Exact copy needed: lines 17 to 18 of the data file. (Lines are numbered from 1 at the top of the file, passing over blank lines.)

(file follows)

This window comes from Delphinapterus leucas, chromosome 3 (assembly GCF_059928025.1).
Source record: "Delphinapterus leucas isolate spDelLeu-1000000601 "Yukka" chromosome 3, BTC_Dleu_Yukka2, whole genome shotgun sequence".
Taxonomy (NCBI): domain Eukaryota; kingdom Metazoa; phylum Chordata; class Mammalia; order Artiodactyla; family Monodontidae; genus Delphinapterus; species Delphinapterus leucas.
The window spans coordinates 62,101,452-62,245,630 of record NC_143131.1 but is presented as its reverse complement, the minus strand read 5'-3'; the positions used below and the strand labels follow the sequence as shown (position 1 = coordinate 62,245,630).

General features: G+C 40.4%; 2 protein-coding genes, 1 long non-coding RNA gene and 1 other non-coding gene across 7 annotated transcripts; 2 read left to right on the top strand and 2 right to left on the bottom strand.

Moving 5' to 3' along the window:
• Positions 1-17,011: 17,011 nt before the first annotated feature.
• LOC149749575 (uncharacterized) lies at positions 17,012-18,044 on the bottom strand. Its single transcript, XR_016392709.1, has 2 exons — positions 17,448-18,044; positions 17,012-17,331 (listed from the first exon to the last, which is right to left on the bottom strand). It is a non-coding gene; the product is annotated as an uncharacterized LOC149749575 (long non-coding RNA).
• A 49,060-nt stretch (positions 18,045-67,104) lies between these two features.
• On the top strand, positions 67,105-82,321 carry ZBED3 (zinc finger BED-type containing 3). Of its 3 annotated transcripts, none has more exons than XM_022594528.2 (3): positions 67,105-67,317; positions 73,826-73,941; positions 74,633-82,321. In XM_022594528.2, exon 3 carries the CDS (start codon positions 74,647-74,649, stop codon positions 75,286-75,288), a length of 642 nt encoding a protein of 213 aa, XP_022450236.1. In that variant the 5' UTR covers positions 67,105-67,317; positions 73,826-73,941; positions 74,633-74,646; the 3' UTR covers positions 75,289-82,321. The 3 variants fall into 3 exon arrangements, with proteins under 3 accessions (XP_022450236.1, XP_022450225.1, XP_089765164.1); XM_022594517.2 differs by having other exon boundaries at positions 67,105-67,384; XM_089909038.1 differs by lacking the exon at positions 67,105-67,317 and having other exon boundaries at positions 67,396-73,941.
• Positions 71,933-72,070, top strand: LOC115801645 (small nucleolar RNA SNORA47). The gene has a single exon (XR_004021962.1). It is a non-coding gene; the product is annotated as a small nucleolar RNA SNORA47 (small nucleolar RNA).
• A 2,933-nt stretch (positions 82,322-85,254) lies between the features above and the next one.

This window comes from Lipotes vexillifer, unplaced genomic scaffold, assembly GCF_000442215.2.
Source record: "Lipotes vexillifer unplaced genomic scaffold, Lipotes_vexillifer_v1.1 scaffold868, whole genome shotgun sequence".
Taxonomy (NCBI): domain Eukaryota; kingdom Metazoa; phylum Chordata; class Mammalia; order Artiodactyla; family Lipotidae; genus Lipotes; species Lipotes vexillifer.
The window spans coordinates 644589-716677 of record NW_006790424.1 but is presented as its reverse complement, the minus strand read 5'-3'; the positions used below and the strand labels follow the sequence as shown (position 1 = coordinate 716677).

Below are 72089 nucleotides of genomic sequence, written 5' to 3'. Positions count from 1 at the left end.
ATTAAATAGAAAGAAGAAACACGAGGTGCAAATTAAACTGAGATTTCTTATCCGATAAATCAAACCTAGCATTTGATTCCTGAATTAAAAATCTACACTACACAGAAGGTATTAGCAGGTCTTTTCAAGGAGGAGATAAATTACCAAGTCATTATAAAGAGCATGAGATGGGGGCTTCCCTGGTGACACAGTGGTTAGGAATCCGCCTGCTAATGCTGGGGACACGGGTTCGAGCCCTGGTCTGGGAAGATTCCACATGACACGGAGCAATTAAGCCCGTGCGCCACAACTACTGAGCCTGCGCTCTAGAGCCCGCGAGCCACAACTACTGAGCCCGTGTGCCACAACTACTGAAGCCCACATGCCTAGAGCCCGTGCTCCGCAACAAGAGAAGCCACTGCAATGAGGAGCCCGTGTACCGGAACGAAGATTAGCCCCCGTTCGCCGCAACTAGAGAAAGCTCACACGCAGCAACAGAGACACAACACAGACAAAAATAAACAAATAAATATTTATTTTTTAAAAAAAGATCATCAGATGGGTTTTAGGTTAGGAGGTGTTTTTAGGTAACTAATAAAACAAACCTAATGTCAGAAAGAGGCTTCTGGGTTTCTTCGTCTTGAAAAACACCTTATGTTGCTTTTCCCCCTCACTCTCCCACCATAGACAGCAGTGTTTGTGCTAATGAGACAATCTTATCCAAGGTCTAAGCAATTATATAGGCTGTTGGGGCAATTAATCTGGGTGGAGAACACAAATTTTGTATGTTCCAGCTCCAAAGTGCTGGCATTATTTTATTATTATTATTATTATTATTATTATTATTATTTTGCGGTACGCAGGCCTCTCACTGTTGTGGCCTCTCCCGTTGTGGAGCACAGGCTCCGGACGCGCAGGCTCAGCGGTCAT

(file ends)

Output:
Below are 72089 nucleotides of genomic sequence, written 5' to 3'. Positions count from 1 at the left end.
ATTAAATAGAAAGAAGAAACACGAGGTGCAAATTAAACTGAGATTTCTTATCCGATAAATCAAACCTAGCATTTGATTCCTGAATTAAAAATCTACACTACACAGAAGGTATTAGCAGGTCTTTTCAAGGAGGAGATAAATTACCAAGTCATTATAAAGAGCATGAGATGGGGGCTTCCCTGGTGACACAGTGGTTAGGAATCCGCCTGCTAATGCTGGGGACACGGGTTCGAGCCCTGGTCTGGGAAGATTCCACATGACACGGAGCAATTAAGCCCGTGCGCCACAACTACTGAGCCTGCGCTCTAGAGCCCGCGAGCCACAACTACTGAGCCCGTGTGCCACAACTACTGAAGCCCACATGCCTAGAGCCCGTGCTCCGCAACAAGAGAAGCCACTGCAATGAGGAGCCCGTGTACCGGAACGAAGATTAGCCCCCGTTCGCCGCAACTAGAGAAAGCTCACACGCAGCAACAGAGACACAACACAGACAAAAATAAACAAATAAATATTTATTTTTTAAAAAAAGATCATCAGATGGGTTTTAGGTTAGGAGGTGTTTTTAGGTAACTAATAAAACAAACCTAATGTCAGAAAGAGGCTTCTGGGTTTCTTCGTCTTGAAAAACACCTTATGTTGCTTTTCCCCCTCACTCTCCCACCATAGACAGCAGTGTTTGTGCTAATGAGACAATCTTATCCAAGGTCTAAGCAATTATATAGGCTGTTGGGGCAATTAATCTGGGTGGAGAACACAAATTTTGTATGTTCCAGCTCCAAAGTGCTGGCATTATTTTATTATTATTATTATTATTATTATTATTATTATTTTGCGGTACGCAGGCCTCTCACTGTTGTGGCCTCTCCCGTTGTGGAGCACAGGCTCCGGACGCGCAGGCTCAGCGGTCAT